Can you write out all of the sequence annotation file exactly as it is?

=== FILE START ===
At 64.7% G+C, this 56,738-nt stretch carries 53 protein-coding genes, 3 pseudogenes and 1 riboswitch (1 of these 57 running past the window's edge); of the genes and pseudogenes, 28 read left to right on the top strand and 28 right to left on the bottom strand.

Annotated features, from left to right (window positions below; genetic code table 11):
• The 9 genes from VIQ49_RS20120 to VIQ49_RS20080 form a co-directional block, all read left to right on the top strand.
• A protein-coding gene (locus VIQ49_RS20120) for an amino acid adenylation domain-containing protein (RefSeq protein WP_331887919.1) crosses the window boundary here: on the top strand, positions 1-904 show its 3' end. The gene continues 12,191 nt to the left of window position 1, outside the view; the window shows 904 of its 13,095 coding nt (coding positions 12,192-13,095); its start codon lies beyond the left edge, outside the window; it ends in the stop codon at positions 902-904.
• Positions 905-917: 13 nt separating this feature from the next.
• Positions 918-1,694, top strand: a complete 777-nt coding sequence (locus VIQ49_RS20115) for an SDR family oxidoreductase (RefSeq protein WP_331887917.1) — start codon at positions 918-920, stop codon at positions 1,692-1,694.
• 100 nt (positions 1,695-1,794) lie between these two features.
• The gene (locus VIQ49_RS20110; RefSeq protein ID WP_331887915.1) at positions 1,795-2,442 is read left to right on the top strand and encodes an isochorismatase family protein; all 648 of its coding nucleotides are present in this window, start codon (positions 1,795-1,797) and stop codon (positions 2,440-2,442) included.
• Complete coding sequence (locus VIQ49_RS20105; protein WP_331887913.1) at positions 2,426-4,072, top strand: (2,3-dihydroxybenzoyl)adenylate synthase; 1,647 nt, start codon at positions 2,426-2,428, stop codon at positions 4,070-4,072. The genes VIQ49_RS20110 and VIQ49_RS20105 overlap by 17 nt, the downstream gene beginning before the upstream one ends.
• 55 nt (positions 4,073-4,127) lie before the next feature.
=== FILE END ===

At 64.7% G+C, this 56,738-nt stretch carries 53 protein-coding genes, 3 pseudogenes and 1 riboswitch (1 of these 57 running past the window's edge); of the genes and pseudogenes, 28 read left to right on the top strand and 28 right to left on the bottom strand.

Annotated features, from left to right (window positions below; genetic code table 11):
• The 9 genes from VIQ49_RS20120 to VIQ49_RS20080 form a co-directional block, all read left to right on the top strand.
• A protein-coding gene (locus VIQ49_RS20120) for an amino acid adenylation domain-containing protein (RefSeq protein WP_331887919.1) crosses the window boundary here: on the top strand, positions 1-904 show its 3' end. The gene continues 12,191 nt to the left of window position 1, outside the view; the window shows 904 of its 13,095 coding nt (coding positions 12,192-13,095); its start codon lies beyond the left edge, outside the window; it ends in the stop codon at positions 902-904.
• Positions 905-917: 13 nt separating this feature from the next.
• Positions 918-1,694, top strand: a complete 777-nt coding sequence (locus VIQ49_RS20115) for an SDR family oxidoreductase (RefSeq protein WP_331887917.1) — start codon at positions 918-920, stop codon at positions 1,692-1,694.
• 100 nt (positions 1,695-1,794) lie between these two features.
• The gene (locus VIQ49_RS20110; RefSeq protein ID WP_331887915.1) at positions 1,795-2,442 is read left to right on the top strand and encodes an isochorismatase family protein; all 648 of its coding nucleotides are present in this window, start codon (positions 1,795-1,797) and stop codon (positions 2,440-2,442) included.
• Complete coding sequence (locus VIQ49_RS20105; protein WP_331887913.1) at positions 2,426-4,072, top strand: (2,3-dihydroxybenzoyl)adenylate synthase; 1,647 nt, start codon at positions 2,426-2,428, stop codon at positions 4,070-4,072. The genes VIQ49_RS20110 and VIQ49_RS20105 overlap by 17 nt, the downstream gene beginning before the upstream one ends.
• 55 nt (positions 4,073-4,127) lie before the next feature.